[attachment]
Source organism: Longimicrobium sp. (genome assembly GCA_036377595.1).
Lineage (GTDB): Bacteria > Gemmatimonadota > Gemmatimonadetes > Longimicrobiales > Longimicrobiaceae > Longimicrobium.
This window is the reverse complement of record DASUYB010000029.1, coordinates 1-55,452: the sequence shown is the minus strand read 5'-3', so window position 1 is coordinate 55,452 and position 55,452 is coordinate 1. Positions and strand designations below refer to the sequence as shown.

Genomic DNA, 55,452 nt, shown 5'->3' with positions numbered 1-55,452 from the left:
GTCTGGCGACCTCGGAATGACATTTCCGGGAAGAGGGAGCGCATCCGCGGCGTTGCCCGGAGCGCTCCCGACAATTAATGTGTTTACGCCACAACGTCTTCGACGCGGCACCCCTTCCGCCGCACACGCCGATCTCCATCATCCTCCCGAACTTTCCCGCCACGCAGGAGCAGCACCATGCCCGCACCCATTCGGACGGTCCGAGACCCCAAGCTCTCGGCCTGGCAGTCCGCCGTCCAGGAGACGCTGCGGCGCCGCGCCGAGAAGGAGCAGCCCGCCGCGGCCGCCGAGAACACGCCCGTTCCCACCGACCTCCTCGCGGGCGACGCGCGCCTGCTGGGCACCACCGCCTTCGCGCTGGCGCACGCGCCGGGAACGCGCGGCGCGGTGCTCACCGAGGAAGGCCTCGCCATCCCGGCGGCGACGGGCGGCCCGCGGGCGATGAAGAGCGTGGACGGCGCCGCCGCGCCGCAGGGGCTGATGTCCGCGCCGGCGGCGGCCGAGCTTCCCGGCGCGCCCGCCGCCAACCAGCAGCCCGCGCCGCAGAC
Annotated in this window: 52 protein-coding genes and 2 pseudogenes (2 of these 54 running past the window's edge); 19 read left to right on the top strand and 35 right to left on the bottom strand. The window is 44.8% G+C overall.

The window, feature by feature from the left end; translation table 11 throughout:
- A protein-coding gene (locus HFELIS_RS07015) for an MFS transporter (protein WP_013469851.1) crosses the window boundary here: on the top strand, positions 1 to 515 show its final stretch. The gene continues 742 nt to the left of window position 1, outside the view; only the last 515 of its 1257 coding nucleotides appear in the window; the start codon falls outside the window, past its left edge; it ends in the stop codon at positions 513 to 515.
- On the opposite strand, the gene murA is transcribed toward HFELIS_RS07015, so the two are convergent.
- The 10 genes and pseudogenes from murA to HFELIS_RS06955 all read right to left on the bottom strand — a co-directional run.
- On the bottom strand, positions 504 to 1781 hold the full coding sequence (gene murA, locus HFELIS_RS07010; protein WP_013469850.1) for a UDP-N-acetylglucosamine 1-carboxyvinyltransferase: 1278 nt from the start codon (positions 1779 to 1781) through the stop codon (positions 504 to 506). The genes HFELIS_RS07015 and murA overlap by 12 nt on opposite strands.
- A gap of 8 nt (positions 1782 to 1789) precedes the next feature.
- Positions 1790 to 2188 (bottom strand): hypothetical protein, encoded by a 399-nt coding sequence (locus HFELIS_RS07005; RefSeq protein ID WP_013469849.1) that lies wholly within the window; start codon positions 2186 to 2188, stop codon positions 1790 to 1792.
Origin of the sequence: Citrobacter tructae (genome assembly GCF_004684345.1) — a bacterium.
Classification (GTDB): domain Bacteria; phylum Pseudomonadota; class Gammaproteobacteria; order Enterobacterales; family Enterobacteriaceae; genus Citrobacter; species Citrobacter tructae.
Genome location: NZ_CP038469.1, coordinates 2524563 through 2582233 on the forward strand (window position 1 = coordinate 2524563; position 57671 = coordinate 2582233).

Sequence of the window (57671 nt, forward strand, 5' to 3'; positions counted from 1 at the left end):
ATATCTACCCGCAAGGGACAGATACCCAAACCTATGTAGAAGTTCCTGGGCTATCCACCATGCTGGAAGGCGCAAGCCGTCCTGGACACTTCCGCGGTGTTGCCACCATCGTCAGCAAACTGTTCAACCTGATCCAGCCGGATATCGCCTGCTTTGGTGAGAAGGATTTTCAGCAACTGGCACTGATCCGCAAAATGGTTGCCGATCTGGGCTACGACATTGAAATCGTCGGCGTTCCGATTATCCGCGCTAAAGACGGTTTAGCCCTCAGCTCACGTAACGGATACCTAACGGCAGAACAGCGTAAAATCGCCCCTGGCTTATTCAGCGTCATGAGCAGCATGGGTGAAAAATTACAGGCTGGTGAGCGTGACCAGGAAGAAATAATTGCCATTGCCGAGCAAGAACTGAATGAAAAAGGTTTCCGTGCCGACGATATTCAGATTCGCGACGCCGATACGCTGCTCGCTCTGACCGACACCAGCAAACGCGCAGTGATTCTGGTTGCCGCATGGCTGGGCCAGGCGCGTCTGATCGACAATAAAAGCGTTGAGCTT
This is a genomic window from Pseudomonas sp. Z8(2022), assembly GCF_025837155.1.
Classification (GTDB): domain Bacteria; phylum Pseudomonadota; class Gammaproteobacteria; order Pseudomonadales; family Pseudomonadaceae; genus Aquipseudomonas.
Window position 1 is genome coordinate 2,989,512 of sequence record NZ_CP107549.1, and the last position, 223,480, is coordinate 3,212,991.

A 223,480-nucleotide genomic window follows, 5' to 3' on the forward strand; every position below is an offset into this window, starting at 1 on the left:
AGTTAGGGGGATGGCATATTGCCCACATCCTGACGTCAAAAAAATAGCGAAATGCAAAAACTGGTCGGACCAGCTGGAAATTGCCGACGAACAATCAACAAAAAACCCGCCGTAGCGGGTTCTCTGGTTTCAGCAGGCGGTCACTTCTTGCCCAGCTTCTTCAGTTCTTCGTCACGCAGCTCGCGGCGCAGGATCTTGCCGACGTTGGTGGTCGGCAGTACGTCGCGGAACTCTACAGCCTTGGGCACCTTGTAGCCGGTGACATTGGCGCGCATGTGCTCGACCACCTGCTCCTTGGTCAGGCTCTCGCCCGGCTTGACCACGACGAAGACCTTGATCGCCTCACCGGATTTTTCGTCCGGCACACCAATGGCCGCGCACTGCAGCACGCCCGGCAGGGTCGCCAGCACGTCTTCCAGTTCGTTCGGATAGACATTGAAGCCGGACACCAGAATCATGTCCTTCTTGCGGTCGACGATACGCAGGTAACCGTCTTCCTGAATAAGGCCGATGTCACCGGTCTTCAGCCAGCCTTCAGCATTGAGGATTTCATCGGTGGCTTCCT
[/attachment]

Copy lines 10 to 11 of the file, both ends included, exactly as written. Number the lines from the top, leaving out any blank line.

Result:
- The 10 genes and pseudogenes from murA to HFELIS_RS06955 all read right to left on the bottom strand — a co-directional run.
- On the bottom strand, positions 504 to 1781 hold the full coding sequence (gene murA, locus HFELIS_RS07010; protein WP_013469850.1) for a UDP-N-acetylglucosamine 1-carboxyvinyltransferase: 1278 nt from the start codon (positions 1779 to 1781) through the stop codon (positions 504 to 506). The genes HFELIS_RS07015 and murA overlap by 12 nt on opposite strands.